California Chapter Report 2009
- Contact name: Alex Mandel (Davis, CA),
Landon Blake (Stockton, CA),
Ragi Burhum (San Francisco, CA)
- 1st Meeting
- Marketing and Events
- Association of American Geographers, Annual Meeting, Las Vegas
- OSCON Open Source Convention, San Jose
- Where 2.0 , San Jose
- GIS Day, UC Berkeley, UC Davis
- North American Cartographic Information Society, Sacramento
- Several presentations at local chapters and unconferences
- WebMapSocial Silicon Valley Meetup Group: OSGeo and PostGIS presentation (Google in Mountain View)
- Cloudcamp: OSGeo in the Cloud (Silicon Valley)
- Augmented Reality Dev Camp: OSGeo and PostGIS presentation (Hacker Dojo in Mountain View)
- Bay Area ArcGIS User Group: Open Source GIS - OSGeo and PostGIS (Berkeley)
Areas for Improvement
- As a very large area geographically we are encouraging more local interaction via unofficial subchapters.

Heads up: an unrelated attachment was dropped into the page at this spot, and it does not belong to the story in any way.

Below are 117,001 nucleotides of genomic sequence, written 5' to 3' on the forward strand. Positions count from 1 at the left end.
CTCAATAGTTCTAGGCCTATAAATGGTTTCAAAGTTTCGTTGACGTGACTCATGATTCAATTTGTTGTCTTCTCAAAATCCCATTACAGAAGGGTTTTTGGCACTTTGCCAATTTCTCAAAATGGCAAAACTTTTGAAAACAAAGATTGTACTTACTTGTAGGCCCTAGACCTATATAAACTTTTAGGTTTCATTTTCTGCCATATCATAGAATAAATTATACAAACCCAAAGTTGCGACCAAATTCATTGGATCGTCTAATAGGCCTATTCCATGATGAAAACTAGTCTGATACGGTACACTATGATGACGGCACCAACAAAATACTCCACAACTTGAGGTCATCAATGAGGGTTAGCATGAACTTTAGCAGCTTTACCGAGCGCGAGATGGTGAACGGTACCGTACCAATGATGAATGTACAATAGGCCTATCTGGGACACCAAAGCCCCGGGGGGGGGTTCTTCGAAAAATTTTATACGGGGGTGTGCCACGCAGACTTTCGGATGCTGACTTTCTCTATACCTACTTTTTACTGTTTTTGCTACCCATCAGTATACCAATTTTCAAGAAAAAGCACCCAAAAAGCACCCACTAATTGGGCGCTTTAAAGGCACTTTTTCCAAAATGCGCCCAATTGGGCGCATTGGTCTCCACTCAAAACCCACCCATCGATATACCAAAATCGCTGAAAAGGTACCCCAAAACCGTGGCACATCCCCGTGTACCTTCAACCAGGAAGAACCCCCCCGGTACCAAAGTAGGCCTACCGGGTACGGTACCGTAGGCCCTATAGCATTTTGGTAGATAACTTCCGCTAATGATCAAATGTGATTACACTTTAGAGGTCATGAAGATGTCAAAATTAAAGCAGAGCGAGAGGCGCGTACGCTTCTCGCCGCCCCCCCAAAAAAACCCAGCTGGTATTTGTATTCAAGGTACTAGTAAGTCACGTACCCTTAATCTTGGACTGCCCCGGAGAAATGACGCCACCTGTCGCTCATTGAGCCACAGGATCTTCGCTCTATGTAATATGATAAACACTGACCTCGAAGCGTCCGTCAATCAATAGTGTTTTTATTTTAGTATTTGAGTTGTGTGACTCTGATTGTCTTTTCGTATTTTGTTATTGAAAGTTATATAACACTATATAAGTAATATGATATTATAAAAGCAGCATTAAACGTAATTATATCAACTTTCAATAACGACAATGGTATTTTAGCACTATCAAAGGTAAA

- There is a Bay Area sub chapter that hosts social meetups. http://baugos.com/
- While we have a strong presence in Northern California it would be great to bring together more people in the Los Angeles and San Diego regions.
Opportunities to Help
- Always looking for more events to go to.
- Looking for help designing and administering award to government agencies in California that promote free and open access to geospatial data.
- Looking for programmers to assist with software development projects hosted by Chapter.
Outlook for 2010
The growth of mobile platforms like Android and iPhone has also caused a huge increase for the need of geospatial libraries and server technologies.
Since the Bay Area has huge activity of startups with very talented people with low cash flow, it is a perfect incubator for adoption of OSGeo technologies.
Several of the current startup companies that are doing anything related to geo have started using software like PostGIS.
Interestingly enough, Unconferences and local meetup groups have proven to be very effective at producing follow up e-mails with questions about Open Source
GIS technologies. In fact, for these type of events, it is not uncommon to present to a group of 10-80 developers who are all interested and flabbergasted that they
did not know that such open source technologies even existed.
Since the mobile application market keeps growing, it is unquestionable that OSGeo adoption in the Bay Area will follow suit.